The Cottonwood Canyon trail is one of the most scenic trails in the RCDR. This difficult (length, bolder-hopping) trail/route extends about 7.8 miles from the Danish Ranch Road to the Cottonwood Trailhead with an elevation loss of about 1300 feet and total elevation change of about 1400 feet. The trail/route is almost entirely in the Cottonwood Canyon Wilderness Area and is unmarked except for the short section outside the Wilderness area. A GPS unit is very helpful in the upper sections.
The trail may be readily accessed from the Danish Ranch Road on the Dixie National Forest from Leeds on the east or the Cottonwood Road on the west about 200 yards east of where the road crosses Cottonwood Creek. High clearance vehicles are a must. There is no parking area or trail sign, only one small pullover. The creek will be found adjacent to the road and should be followed into the canyon heading south (sometimes wet and most often dry). Even when water is running from the headwaters, it usually disappears at some point down the wash well before it reaches the lower sections of the canyon. The canyon should not be traversed during or shortly after precipitation events since high water floods carry large rocks and debris and would be fatal.
The route down is almost entirely in the wash bottom for the first 6 miles. The wash bottom is sometimes sandy but more often very rocky with large boulders. At a point about 0.6 mile down from the Heath Canyon junction, a dirt path can be found above the rocky wash. The dirt trail crosses the wash several times and eventually becomes a 2-track (old road) trail as it leaves the Wilderness Area and continues for about 1 mile to the Cottonwood trailhead. In the upper reaches of the canyon, outstanding views of the red rock high country in the wilderness area can be seen which rival portions of upper Zion National park. Several checkerboard sandstone peaks and lots of remarkable formations of varying colors abound along the route. In the lower sections, historical features including a pioneer aqueduct and related tunnels cut through the Navajo sandstone can be found. Mule deer, coyotes, foxes, bobcats, and cougars frequently use the canyon as passage through the wilderness area and leave lots of sign in the sand. Summertime temperatures are often extreme, above 100 degrees, and there is often no cell phone coverage in the canyon portions. Visitors must go prepared accordingly.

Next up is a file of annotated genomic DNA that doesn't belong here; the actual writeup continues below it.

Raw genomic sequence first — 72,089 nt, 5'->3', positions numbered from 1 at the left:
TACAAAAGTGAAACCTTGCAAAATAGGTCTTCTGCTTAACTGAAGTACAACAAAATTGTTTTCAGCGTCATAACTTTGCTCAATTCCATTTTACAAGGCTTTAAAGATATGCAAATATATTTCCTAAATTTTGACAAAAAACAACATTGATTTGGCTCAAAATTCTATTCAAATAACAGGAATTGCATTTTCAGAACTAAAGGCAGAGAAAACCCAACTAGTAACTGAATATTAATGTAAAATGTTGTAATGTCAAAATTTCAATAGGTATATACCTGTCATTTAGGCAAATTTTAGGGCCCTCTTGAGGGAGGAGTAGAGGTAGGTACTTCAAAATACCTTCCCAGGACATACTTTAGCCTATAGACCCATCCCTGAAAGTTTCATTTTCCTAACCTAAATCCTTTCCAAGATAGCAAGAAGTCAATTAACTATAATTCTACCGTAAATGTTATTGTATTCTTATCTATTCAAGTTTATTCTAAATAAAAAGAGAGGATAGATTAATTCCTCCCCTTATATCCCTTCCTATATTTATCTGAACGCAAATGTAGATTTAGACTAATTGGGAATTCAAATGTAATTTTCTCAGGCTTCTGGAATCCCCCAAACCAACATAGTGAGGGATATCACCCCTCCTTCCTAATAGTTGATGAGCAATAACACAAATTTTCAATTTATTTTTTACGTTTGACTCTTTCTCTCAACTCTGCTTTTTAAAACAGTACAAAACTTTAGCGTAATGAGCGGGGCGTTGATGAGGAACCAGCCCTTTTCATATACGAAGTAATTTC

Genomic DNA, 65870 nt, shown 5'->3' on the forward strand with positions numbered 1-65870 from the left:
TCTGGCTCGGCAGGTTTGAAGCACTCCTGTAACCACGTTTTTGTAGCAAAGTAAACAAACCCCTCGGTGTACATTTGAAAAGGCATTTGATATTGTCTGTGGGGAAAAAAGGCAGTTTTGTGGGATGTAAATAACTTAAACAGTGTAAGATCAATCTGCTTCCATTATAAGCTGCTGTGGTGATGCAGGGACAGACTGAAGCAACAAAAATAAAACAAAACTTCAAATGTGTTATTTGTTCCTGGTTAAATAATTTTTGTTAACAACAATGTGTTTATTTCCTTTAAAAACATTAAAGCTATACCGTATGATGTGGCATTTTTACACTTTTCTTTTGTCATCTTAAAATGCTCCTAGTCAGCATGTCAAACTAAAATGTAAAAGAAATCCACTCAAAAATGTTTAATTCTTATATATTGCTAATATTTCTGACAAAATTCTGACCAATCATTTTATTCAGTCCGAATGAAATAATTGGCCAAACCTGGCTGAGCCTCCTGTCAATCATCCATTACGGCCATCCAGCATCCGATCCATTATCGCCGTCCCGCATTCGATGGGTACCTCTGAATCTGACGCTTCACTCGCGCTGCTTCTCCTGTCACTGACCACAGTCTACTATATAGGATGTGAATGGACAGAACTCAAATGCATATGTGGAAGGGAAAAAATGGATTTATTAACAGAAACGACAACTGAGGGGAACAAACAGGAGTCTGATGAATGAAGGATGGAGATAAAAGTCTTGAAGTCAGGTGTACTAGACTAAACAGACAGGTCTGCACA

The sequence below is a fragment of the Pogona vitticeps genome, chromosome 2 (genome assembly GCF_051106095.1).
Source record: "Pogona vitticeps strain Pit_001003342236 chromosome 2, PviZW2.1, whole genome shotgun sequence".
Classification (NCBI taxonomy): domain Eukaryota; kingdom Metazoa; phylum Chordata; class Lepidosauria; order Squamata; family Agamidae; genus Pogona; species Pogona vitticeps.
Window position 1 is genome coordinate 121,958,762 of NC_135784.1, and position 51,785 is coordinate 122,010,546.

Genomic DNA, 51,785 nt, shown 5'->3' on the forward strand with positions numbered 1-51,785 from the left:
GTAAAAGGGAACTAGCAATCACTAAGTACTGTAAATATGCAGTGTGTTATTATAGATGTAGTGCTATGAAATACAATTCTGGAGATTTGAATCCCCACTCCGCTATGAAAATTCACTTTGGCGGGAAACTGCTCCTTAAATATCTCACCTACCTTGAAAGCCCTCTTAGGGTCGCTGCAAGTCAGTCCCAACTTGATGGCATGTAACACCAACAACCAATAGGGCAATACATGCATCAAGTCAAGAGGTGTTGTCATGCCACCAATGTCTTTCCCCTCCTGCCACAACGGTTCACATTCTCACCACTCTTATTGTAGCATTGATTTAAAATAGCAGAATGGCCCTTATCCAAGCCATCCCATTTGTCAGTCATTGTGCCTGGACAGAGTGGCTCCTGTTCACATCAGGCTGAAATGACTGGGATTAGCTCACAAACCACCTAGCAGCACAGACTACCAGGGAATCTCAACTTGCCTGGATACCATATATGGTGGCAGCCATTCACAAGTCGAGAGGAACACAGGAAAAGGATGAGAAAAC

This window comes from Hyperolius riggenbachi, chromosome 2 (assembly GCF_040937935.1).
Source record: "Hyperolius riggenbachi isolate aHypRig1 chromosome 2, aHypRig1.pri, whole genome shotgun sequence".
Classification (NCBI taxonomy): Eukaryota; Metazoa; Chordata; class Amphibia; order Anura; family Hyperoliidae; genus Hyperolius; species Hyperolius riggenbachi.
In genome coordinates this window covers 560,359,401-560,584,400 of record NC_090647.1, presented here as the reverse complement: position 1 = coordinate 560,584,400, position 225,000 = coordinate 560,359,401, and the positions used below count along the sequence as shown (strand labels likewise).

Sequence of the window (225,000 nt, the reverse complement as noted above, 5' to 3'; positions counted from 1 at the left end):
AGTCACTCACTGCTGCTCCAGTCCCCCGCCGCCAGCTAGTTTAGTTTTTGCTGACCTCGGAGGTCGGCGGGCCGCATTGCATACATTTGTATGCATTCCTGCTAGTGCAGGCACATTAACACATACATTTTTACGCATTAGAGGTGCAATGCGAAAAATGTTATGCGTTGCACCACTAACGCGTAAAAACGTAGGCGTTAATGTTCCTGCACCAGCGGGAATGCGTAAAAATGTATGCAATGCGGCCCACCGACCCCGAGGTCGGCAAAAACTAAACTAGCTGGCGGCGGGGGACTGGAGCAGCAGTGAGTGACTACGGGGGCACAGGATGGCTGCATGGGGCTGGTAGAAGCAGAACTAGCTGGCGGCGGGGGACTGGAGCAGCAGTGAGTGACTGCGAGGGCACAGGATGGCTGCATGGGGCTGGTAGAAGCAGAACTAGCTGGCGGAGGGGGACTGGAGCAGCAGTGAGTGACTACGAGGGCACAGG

To do the top to bottom hike, a shuttle of about 22 miles from the Cottonwood trailhead to the starting point on the Danish Ranch Road is required. Another possibility would be to hike down Heath Canyon and up Cottonwood Canyon (or visa-versa) with a shuttle between the start/end points (about 3.2 miles) on the Danish Ranch Road. The Cottonwood Canyon route from the Danish Ranch Road to the Heath Canyon junction is about 5.4 miles and the Heath Canyon route from Danish Ranch Road to the junction is about 3.5 miles.
For ease and convenience, most visitors access the trail from the Cottonwood trailhead off Interstate Highway 15 at the bottom of the canyon and hike up as far as time and energy will allow. Follow the signs for the first 2/3 of a mile and turn right on the Prospector trail which coincides with the Cottonwood Canyon trail for a short distance till the two split with the latter continuing on the left. The trail is relatively easy in the lower portions but not nearly as scenic as the upper sections which are usually missed due to time and commitments. The Heath Canyon junction is about 2.4 miles from the trailhead. The most striking parts of the canyon are above this junction. The Wilderness Area is in the “upland zone” of the RCDR, so off-trail hiking and exploring is allowed, and there are a number of areas and side canyons that can be explored. Wildflowers in the spring after good rains can be exceptional, particularly in the upper regions. For those portions of the hike in the Wilderness Area, all vehicles and bikes are prohibited. Equestrian use is common in the lower portions but limited higher up due to narrow canyon bottoms with lots of boulders wall to wall. Below the National Forest Boundary, the trail lies entirely on lands administered by the Bureau of Land Management within the Red Cliffs National Conservation Area.